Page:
Amanda Graham inherited a rundown bed and breakfast, a starving cat, and some dead guy who’s buried in her garden!
What should’ve been a simple remodeling project and a new business in a small Oregon beach town winds up with her uncle named as the number one murder suspect, a slew of odd neighbors and problematic townspeople, and Amanda wanting to just sit down and eat her weight in chocolate pie.
Sure, she could pack her bags and travel back to LA… or should she dig in, heal from her failed romance, and find a whole new set of friends and adventures in Ravenwood Cove?
And how could a quiet little coastal village have so many secrets?
~ What I Liked About the Book ~
I enjoyed this cozy mystery. The writing was good; the story was interesting; and the execution was well done. This was a great start to the Ravenwood Cove Cozy Mystery series.
This book was a bit different for me because it didn’t jump right into the mystery, which is what I’m used to. For this reason, I mistakenly thought the story slow at first. But after a few chapters, I found that it was actually well paced though admittedly a tad predictable. I did have a strong suspicion of who the culprit was halfway through the book, but it was still a fun experience finding out that I was right. You can never really tell if the author is just misleading the readers, after all.
I really loved Amanda as a heroine. She was smart, strong, and independent. I loved her scheming mind, especially since it meant that she was actually using her brains unlike plenty of other amateur sleuths. It was also nice to see a character with an actual motive other than sheer nosiness for solving a murder mystery.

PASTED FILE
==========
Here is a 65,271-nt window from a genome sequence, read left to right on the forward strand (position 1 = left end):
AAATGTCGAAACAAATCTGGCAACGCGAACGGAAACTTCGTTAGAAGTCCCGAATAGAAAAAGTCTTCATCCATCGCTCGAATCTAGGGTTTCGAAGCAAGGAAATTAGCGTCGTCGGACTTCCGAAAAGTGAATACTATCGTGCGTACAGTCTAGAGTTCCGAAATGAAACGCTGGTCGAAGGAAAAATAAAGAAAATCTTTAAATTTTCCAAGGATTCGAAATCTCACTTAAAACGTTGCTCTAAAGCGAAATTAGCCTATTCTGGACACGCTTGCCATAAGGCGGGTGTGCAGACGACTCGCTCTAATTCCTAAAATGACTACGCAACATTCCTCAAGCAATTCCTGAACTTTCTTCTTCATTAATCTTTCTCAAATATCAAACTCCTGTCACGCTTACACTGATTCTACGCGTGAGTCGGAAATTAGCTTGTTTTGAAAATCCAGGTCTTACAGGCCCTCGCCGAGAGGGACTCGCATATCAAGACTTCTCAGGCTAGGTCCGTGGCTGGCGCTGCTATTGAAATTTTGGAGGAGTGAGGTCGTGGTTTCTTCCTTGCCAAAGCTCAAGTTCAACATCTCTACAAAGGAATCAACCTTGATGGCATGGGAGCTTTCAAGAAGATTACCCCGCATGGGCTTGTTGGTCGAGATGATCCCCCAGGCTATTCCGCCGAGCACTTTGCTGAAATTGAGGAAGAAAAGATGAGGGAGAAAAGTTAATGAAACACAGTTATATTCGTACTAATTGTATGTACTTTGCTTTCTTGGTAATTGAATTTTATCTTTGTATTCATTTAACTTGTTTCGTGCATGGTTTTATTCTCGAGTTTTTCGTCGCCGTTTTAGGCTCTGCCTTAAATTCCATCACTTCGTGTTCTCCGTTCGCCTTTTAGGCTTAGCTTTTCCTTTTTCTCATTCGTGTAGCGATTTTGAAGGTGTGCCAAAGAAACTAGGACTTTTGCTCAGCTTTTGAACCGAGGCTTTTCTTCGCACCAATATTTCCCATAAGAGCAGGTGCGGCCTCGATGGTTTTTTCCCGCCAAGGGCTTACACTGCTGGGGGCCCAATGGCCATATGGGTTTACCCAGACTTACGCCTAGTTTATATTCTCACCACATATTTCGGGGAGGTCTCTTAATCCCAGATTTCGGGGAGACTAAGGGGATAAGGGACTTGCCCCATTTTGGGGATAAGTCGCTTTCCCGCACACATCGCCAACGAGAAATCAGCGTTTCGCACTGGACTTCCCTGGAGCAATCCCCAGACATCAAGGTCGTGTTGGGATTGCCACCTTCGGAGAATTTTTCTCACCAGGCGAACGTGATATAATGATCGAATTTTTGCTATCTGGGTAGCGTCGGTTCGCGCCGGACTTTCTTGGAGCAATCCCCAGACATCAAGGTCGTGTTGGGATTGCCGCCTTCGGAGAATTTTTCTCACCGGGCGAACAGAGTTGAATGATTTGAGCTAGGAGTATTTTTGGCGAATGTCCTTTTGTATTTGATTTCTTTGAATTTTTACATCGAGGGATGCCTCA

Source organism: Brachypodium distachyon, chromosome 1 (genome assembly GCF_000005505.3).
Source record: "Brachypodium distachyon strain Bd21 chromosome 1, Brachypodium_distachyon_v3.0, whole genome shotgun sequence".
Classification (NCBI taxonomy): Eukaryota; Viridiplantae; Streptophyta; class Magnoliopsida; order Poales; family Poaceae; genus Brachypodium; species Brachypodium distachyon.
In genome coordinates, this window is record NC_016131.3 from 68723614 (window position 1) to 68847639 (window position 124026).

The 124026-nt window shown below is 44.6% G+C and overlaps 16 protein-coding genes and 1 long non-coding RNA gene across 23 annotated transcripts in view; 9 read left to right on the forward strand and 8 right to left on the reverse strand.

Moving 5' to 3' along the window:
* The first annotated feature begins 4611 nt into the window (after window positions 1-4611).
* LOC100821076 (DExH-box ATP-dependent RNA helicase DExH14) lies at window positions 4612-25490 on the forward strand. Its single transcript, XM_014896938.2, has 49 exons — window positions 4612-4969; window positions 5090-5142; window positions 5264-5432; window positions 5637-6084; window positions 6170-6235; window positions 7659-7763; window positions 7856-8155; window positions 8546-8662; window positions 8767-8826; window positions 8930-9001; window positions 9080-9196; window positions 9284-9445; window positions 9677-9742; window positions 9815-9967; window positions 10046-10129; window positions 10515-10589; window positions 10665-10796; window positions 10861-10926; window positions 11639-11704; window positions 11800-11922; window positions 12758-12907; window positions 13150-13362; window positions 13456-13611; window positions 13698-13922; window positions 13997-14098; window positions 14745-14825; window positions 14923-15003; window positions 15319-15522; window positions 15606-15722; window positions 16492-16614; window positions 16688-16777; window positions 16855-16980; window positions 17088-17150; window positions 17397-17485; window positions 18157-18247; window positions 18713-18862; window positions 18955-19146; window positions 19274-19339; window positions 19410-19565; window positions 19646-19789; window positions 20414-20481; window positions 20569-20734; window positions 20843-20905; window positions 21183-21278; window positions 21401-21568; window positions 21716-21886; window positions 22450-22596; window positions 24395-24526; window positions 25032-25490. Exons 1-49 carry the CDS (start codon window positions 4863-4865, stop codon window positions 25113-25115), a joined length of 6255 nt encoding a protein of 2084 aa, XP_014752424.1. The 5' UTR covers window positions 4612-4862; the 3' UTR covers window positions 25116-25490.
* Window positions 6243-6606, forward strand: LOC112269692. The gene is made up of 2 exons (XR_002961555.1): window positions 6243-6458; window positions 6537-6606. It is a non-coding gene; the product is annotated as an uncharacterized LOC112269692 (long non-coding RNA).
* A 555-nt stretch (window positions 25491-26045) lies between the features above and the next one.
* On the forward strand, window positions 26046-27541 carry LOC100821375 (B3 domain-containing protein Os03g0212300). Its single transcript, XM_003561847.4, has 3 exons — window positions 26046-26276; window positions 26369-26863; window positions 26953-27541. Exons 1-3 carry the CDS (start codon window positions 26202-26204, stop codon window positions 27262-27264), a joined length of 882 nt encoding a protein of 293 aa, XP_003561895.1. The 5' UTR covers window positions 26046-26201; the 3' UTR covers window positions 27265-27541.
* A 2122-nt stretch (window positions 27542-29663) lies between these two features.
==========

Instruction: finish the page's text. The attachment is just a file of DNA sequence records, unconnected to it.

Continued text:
I also appreciated the light romance (or pre-romance) in the story. It was subtle and did not make the book stray from its main purpose, but it was enough for me to want something to happen between James and Amanda.
Also, I love when the main character has a cat.
~ What I Didn’t Like About the Book ~
It was hard for me to distinguish the characters at first because there were so many of them, and not all of them had distinctive personalities. Sadly, James, Amanda’s supposed love interest, fell into that category.
I also hated that there were so many confusing details. The revelations weren’t always presented in a clear manner, and I struggled to understand what the author was getting at sometimes. This was a really big issue. After all, what’s the point of reading mystery books if you don’t understand the details that surround it?
There were a few typos in the story, but they were mostly negligible so they didn’t affect my perception of this book as a whole.
Bed, Breakfast, and Bones is a refreshing read for anyone who likes a smart, independent lead with a knack for solving mysteries.
For a complete list of my book reviews, click here.